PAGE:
Do COVID-19 vaccines help prevent baldness?

Vaccines against COVID-19 can help you avoid getting the nasty virus, missing days of work or school, and ending up in the hospital or the cemetery.

But can they prevent him from going bald?

“Rona can cause hair loss,” warns a social media ad for California’s Vaccinate All 58 campaign depicting a man with a pencil-thin mustache in a 1970s baby blue suit, whose hair it’s being ripped out of his head. a cat’s paw labeled “rona” – slang for the coronavirus: “Protect your melon. Get vaccinated.”

Among the skeptics is Jay Bhattacharya, a professor at the Comte School of Medicine and a critic of the COVID-19 lockdown.

“Umm… Really?” Bhattacharya tweeted on September 21 after he said his daughter received the ad on his Facebook feed.

The California Department of Public Health confirmed the piece was one of its “assets,” but wouldn’t answer questions about the science behind it, or the super cheesy cartoon.

However, recently there have been several reports and studies linking the virus to hair loss.

“Months after recovering from COVID-19, many people find that their hair falls out in large clumps,” reports the American Dermatology Association. “Fever is a common symptom of COVID-19. A few months after having a high fever or recovering from an illness, many people see noticeable hair loss.”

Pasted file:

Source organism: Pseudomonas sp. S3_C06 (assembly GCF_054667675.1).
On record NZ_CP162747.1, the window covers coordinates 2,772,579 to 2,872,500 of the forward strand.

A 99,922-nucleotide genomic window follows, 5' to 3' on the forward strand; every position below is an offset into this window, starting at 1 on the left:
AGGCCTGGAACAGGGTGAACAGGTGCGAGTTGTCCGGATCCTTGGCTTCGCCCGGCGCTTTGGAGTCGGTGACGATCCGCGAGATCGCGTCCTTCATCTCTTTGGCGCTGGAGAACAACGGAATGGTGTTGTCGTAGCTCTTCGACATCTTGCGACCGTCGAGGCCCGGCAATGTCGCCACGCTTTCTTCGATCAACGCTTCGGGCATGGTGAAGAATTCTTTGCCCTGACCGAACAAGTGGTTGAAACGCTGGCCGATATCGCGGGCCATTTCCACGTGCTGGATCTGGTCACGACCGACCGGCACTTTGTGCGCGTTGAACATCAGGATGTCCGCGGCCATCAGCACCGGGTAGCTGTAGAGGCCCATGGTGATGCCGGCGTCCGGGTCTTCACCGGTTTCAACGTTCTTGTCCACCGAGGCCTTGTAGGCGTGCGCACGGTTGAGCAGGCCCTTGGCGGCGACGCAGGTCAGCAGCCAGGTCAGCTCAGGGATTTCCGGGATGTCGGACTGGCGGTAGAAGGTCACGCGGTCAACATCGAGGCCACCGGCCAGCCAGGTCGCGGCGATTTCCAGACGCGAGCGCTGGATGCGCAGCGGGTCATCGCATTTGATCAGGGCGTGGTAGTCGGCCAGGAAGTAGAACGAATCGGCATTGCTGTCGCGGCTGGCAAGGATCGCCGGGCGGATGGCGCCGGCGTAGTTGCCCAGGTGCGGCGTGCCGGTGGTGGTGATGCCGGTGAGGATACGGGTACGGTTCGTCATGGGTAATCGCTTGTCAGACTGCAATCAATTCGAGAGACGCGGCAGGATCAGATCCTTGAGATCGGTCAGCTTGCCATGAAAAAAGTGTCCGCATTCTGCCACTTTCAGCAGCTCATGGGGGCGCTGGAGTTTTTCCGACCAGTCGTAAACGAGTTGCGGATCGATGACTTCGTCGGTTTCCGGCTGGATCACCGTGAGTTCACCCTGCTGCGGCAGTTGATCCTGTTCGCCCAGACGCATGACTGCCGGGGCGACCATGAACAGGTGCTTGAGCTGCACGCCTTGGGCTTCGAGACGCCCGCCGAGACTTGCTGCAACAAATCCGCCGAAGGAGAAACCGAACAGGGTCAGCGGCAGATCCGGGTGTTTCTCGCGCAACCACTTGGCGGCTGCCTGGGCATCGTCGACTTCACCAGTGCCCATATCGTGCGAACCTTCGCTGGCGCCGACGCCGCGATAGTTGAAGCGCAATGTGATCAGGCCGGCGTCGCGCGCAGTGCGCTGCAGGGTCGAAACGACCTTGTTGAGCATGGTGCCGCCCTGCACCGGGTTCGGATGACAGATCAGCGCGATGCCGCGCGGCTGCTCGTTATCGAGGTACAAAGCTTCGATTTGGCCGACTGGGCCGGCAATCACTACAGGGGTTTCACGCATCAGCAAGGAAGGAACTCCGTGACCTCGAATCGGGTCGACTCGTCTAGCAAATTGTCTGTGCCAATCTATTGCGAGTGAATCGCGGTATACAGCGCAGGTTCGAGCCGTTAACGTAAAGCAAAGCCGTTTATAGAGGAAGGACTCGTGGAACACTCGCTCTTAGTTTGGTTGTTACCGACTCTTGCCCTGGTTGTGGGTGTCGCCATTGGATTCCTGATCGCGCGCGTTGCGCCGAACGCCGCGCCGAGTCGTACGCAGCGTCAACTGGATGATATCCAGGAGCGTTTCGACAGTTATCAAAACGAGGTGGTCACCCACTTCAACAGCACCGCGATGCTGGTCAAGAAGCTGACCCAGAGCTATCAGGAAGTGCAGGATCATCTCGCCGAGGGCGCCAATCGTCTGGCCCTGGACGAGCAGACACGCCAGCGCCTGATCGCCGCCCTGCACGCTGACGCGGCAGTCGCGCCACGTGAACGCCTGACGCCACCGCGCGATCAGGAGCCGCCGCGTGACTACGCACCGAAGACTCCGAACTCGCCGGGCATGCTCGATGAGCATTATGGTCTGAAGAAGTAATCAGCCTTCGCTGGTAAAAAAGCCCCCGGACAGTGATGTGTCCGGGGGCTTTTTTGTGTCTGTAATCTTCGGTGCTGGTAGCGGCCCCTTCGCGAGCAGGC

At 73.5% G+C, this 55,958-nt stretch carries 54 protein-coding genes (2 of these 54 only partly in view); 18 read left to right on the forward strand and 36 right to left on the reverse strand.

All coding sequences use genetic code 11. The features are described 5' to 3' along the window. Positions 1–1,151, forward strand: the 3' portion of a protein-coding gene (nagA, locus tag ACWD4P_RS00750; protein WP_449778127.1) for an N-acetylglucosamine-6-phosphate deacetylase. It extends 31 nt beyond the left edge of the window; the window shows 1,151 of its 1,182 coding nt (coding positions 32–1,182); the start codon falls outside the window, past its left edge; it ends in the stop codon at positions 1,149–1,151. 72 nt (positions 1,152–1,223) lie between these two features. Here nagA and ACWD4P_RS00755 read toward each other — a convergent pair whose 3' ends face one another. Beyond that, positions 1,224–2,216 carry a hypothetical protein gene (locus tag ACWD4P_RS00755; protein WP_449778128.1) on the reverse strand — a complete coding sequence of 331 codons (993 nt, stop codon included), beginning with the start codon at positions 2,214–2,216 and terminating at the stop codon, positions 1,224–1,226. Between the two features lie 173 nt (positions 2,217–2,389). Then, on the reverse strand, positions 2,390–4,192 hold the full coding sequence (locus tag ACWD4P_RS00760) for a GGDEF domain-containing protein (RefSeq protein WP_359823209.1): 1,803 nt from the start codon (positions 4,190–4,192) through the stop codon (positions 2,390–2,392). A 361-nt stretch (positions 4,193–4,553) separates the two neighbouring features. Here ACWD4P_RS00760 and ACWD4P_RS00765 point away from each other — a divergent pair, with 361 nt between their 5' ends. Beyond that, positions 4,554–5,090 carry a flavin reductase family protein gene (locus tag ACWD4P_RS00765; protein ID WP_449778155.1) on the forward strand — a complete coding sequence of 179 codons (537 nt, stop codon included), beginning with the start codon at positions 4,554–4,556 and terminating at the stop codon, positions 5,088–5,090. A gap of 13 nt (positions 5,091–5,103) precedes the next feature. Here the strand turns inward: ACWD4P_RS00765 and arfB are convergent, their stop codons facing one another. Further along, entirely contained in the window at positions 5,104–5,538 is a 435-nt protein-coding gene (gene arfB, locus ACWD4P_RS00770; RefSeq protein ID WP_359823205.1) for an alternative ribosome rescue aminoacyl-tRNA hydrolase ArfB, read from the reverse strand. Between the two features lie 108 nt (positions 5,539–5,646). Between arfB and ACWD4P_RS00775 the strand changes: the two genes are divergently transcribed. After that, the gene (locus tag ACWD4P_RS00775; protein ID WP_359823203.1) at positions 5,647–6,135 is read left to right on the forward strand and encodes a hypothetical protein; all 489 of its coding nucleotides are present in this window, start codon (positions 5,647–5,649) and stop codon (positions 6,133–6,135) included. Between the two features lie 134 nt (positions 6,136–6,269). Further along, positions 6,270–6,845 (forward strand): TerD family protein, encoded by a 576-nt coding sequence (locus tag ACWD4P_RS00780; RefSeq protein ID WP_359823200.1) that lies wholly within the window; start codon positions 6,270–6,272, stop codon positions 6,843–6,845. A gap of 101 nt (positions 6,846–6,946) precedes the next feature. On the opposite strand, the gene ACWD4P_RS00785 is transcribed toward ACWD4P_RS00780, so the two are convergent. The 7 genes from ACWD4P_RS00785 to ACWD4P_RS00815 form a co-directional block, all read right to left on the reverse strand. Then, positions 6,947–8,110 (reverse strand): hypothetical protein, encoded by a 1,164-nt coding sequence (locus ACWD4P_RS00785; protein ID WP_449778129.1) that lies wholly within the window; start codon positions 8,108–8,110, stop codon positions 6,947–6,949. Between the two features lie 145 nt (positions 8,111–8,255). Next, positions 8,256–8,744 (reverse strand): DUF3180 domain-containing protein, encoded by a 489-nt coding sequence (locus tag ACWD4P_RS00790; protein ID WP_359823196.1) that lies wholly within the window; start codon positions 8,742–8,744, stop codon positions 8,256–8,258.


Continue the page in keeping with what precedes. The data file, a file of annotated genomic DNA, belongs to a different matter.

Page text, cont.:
But the sudden hair loss experienced by COVID patients is not the same as the genetically linked gradual baldness experienced by so many men, a condition that has turned hair loss treatment into a $3.4 billion industry in the US.

Instead, it’s a sudden, stress-induced shedding, medically known as telogen effluvium, says the American Academy of Dermatology. It’s not limited to men, and it’s not just seen after a bout of COVID.

“It happens when more hairs than normal enter the shedding (telogen) phase of the hair growth life cycle at the same time,” says the academy of dermatology. “A fever or illness can force more hairs into the shedding phase. Most people see noticeable hair loss two to three months after having a fever or illness.”

Fortunately, the academy said, unlike male pattern baldness, the condition is temporary.

“When the cause of the hair loss is due to a fever, illness or stress, the hair tends to return to normal on its own, you just need to give it time,” says the academy. “Most people see their hair return to its normal fullness within six to nine months.”

Several people who responded to Bhattacharya said they had also experienced some hair loss after being sick with the virus. The professor responded that alopecia, the broader family of hair loss conditions, “sometimes happens after covid infection and even vax.”

A 2021 study from the Academy of Dermatology seems to back it up. He noted that while recent reports had suggested that COVID-19 can trigger alopecia areata, an autoimmune condition that causes sudden hair loss, he also documented cases of the syndrome in people after vaccination against the virus.

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